Series: The Incarnate Accounts: Book One
Author: Justin Schuelke
Length: 362 Pages
Category: Urban Fantasy
Rating: 5 Stars
At a Glance: I often envy those who can spin a great yarn, certainly have a ton of admiration for the skill, but Justin Schuelke, the architect of this fantastically original and imaginative story, has elevated my esteem for the art of storytelling another notch. Incarnate is one of those books that makes me want to ask where this author has been all my life.
Reviewed By: Lisa
Blurb: “Murder me once, shame on you. Murder me twice…”
Emery Luple hunts monsters, solves crimes, confronts myths, and does it all in style. So it’s downright embarrassing when he’s killed in the unforgiving desert while hunting a monster that never should have been there.
The good news? He reincarnates into a new life—and not for the first time.
The bad news? Someone knows who he is and how to kill him. Within minutes of reincarnating, he’s nearly killed again. And Emery doesn’t know anything about his murderer. All he has are his instincts and a voice in a sandstorm.
But a string of grisly murders in New York draws him back into the world of investigation, mythical creatures, and mystery. Unexpected feelings, a rival monster hunter, and supernatural beheadings soon have Emery questioning if his death isn’t a part of something bigger. Can he solve the current crimes before his murderer finds him again?
Review: “The best stories don’t end when the reading stops.”
This is it: the first contender for a spot on my Best Books of 2022 list (it was actually pubbed in 2020, but better late than never). I often envy those who can spin a great yarn, certainly have a ton of admiration for the skill, but Justin Schuelke, the architect of this fantastically original and imaginative story, has elevated my esteem for the art of storytelling another notch. The way this world is built, the way its characters are revealed, and the inclusion of the reader in the lessons Emery Luple has to teach us is utterly unsurpassed in not only its creativity, but Emery’s charm went a long way toward investing me in his adventures. I lost track of how many times I read something in Incarnate that made me grin, but let’s just say it was a lot.
“As long as the myth survives, so too does the incarnate.”
Emery’s journey begins under . . . let’s just say . . . less than auspicious circumstances. I mean, he dies, so how unfortunate can a guy be? But, and this is a big BUT, Emery is an incarnate, so he only has to wait 1,001 (yes, there’s a connection to a legend; there’s always a connection to a legend) days before he manifests again, complete with a new life and fully-formed backstory to go with it. He comes back this time as a nineteen-year-old guy complete with a mom and best friend and a successful blog, “There’s Always a Loophole,” where, ironically, he works hard to debunk all things supernatural. The explanation for why people remember Emery and have been following his blog for years—when he is, for all intents and purposes, only moments old—is one of those lovely little creative tidbits this book is rife with. I will not spoil Emery’s gig as teacher and narrator by giving you all the extraordinary and wonderous details about incarnates, nor about Emery himself. Suffice it to say, however, that he is a superior tutor, and that readers getting to accompany him on his monster hunts is a beautiful thing.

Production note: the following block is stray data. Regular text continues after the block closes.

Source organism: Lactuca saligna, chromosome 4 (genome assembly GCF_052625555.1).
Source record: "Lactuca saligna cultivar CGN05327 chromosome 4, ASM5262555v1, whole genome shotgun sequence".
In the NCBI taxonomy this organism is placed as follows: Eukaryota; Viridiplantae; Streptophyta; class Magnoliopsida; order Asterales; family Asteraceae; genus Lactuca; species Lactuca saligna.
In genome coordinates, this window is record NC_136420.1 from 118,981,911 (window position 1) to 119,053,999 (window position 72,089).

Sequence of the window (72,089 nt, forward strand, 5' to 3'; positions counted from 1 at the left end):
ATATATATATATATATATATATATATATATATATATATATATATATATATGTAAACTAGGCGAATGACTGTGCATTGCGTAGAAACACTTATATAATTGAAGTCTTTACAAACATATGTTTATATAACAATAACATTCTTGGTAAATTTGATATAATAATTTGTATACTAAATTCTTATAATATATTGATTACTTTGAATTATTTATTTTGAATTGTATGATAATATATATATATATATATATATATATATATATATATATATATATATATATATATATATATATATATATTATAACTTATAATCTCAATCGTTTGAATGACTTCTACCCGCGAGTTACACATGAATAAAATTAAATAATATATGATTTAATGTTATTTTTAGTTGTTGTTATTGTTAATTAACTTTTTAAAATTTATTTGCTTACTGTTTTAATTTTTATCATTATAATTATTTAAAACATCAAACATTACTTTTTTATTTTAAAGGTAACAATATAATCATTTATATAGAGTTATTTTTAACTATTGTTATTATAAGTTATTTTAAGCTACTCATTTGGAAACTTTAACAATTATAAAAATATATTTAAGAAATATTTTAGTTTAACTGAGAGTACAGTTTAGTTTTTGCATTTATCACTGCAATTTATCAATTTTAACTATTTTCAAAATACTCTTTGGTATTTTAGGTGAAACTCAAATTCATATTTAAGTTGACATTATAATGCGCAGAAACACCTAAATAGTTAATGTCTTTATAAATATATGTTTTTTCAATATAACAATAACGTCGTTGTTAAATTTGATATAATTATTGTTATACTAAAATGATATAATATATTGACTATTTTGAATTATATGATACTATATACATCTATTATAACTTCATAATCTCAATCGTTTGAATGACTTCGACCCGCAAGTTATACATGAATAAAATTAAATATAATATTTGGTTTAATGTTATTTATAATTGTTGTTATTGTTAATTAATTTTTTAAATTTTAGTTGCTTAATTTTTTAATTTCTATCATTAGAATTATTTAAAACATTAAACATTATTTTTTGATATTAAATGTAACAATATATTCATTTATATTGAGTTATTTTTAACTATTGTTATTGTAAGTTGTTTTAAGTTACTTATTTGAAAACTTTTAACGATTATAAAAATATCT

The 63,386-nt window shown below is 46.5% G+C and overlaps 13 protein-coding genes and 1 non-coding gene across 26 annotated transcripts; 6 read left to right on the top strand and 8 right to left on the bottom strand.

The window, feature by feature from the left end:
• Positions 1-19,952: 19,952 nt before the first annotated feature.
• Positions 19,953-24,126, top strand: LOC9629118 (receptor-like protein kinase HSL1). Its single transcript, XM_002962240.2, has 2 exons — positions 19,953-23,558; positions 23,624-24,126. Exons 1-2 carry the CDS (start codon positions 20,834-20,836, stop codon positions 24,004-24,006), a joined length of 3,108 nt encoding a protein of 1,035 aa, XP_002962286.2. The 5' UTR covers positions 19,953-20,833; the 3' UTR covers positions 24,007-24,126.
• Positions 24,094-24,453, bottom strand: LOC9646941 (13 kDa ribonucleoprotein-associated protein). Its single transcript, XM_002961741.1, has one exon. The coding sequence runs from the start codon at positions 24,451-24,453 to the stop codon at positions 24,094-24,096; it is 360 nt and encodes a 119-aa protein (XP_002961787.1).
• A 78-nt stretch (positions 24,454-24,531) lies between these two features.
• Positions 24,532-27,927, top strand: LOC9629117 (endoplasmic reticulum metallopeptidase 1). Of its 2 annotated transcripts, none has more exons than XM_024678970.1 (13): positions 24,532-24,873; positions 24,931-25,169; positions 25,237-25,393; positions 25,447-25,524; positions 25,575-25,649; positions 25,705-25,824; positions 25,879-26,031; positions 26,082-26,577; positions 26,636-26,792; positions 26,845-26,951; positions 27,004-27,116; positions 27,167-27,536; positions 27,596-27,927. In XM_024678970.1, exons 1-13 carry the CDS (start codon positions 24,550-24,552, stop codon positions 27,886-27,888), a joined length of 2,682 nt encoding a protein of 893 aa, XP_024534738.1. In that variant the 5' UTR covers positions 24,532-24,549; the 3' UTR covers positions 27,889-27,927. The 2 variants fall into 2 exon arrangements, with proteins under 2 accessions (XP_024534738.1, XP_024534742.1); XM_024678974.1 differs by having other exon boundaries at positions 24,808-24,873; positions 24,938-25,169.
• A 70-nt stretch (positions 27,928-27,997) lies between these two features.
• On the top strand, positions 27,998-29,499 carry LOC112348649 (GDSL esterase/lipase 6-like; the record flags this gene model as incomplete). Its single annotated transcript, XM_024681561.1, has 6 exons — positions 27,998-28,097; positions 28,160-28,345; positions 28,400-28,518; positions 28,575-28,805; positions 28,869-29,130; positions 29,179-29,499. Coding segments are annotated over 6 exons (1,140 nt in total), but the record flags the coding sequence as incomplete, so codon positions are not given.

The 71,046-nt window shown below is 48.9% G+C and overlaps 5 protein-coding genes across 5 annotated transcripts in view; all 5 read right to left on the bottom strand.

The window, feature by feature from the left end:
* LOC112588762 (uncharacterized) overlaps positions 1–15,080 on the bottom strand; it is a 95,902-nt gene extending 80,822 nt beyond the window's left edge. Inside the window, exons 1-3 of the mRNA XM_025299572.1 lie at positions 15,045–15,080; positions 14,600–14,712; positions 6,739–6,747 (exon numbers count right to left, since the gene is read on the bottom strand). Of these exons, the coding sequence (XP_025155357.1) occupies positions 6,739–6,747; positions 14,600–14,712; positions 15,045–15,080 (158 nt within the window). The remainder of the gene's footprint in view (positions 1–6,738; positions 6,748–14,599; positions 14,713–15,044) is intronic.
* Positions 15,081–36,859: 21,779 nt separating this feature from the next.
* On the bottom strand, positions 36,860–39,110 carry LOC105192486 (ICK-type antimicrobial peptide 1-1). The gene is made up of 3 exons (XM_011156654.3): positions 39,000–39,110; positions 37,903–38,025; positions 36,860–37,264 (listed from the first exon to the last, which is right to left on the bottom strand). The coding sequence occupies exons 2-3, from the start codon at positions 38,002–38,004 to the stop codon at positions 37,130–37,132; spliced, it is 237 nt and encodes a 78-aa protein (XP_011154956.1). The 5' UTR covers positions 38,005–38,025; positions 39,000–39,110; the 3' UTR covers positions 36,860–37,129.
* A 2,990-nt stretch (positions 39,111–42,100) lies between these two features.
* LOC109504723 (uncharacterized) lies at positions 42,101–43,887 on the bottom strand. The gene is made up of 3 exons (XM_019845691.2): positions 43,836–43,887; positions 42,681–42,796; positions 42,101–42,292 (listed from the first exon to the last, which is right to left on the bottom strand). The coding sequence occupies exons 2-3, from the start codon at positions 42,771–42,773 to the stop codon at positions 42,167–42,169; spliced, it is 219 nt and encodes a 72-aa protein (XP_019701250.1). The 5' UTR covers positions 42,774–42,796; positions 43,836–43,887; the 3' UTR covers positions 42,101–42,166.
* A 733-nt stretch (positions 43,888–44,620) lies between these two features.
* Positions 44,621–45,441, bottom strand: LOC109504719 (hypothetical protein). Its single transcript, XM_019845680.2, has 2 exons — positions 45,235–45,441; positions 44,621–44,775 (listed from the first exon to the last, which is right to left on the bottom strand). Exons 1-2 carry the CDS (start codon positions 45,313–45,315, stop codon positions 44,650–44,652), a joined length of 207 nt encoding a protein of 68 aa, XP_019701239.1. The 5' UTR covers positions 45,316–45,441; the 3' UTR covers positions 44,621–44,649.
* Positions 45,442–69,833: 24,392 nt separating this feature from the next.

Emery has not always been reincarnated as male, which lends some unique diversity to the story. He’s has been all genders and sexualities over the centuries. He has been various ethnicities and races as well. He has loved and lost. Even though he’s just a teenager in this life, he has a wisdom and understanding that transcends that of a mere mortal, and the memories from some of those past incarnations are still alive and well in him. In fact, his most painful memory drives him and this story against the incarnate who can only be called his archnemesis. The characters of myth and legend who are introduced in Incarnate and the way Schuelke engages them not only as a part of Emery’s journey but also the way Emery introduces them to readers is part of what makes this book such a fun read.
Emery’s website is an instigator for him to leave Seattle after a certain someone tries to kill him—again—shortly after his most recent incarnation, and destroys his office in the process, but that’s not the only reason he and his best friend, Rachelle, head to New York City. There are strange things afoot and machinations being orchestrated that are out of Emery’s control, but it’s a stranger named Caden, a “long-time” fan of “There’s Always a Loophole”, who calls and asks Emery to come to New York to investigate a recent and gruesome rash of killings that gives Emery the final push to get on an airplane, adding a taut and twisty and action-packed murder investigation to this Urban Fantasy.
Caden makes an immediate impression on Emery and becomes an important part of the team, especially when Rachelle is injured nearly the moment she and Emery arrive in New York. There is such a sweet and lovely connection that grows between Caden and Emery, an undeniable and perhaps inevitable bond that becomes their love story, their own personal legend, and I loved how the confidence and assurance that they were meant to be, became its own sort of defensive shield against their foes. There is also an unrequited love angle added to the mix, which is delivered in such a sweet and touching way, and made me love both Emery and Rachelle all the more for it.
Incarnate is one of those books that makes me want to ask where this author has been all my life. I’m full speed ahead into book two of the series. Thankfully I didn’t have to leave these characters and this amazingly entertaining -verse for long.
You can buy Incarnate here:
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